In the past 4 weeks GPT-4 has degraded significantly, countless people have noticed it.
I've been using it for code refactoring a lot, it became extremely bad.
It can not follow instructions anymore, deviates from them again and again.
For those non-frozen models you need to have a regular re-evaluation.
A ELO-graph that shows user votes/rankings per day would also allow to show the change of quality in models, or the change of how people perceive a models quality over time.
There was a new release two days ago that could be added to the arena
This model completes tasks like code generation more thoroughly than the previous preview model and is intended to reduce cases of “laziness” where the model doesn’t complete a task.
During my first tests I found it as incapable as the previous one.
It's far worse from where GPT-4 was 2 months ago.
I'm not sure if it is better in not being lazy, the previous GPT-4-"turbo" was very adamant in "// fill all code here" type comments, even if you told it not to do it many times.
The answers I got from it, so far, were not great.
Also in the lmsys leadboard, it appears that both "turbo" variants have been mixed together now.
It would have been an opportunity to restart fresh.
Same here, have been facing issues with GPT-4 when it comes to coding related tasks. It has degraded significantly and my experience with the new model that was released is the same.
I know there are a bunch of Elo variants, but never learned the exact differences. Here is one summary:
To make a long story super short, Elo is the grandfather of most like systems. It has been around for ages and is super simple. Elo doesn’t care about inactivity or inconsistencies. The process starts from day 1 and moves chronologically throughout time, every competitor starts with a starter rating, which is then modified with each result. Glicko-1 is a very similar system to Elo, except it has the concept of “rating deviation” which allows competitors’ ratings to deviate more or less, given when they fought last. There is also a second version of Glicko, which tosses in a factor called volatility — it is a major complication with extremely limited benefit.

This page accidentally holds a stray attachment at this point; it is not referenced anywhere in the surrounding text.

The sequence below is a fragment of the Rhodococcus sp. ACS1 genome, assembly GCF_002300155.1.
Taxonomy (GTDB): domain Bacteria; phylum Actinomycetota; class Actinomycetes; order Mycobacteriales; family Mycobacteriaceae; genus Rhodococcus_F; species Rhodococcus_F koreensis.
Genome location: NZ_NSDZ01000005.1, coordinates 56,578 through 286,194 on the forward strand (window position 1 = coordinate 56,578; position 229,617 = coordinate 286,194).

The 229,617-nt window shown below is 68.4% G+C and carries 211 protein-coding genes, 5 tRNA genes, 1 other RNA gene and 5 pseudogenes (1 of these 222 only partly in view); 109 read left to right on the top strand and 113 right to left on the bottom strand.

In comes WHR. Again, it is based on Elo, but is setup to take numerous passes throughout history. With each pass, it “learns” from what happened in surrounding events. This makes it an excellent system for reviewing the past and in trying to determine when a competitor was really at their peak. Whether it paints a more accurate ranking picture… who knows?
I know Glicko has a measure of uncertainty built-in, not sure how that compares to lmsys' bootstrap method.
Experiments demonstrate that, in comparison to Elo, Glicko, TrueSkill, and decayed-history algorithms, WHR produces better predictions.
WHR can show how models change in skill over time, and how confident we can be in the measurement:
Does anyone know (or want to research) how to choose w² values for the Whole History Ratings metric?
Also how to apply ties.
The usual practice is either to force a definite expression of preference, or to treat tries when they occur by ignoring, splitting or randomly allocating them.
In such cases, the usual practice is either to force the judge to express a definite preference, or, if this is not done, to treat these ties in one of the following ways: (a) they are completely ignored; (b) they are divided equally between the tied members; or, (c) they are divided randomly between the tied members. Several research workers have shown that the method of ignoring the tied observations is the best procedure (in terms of power) for experiments of this type.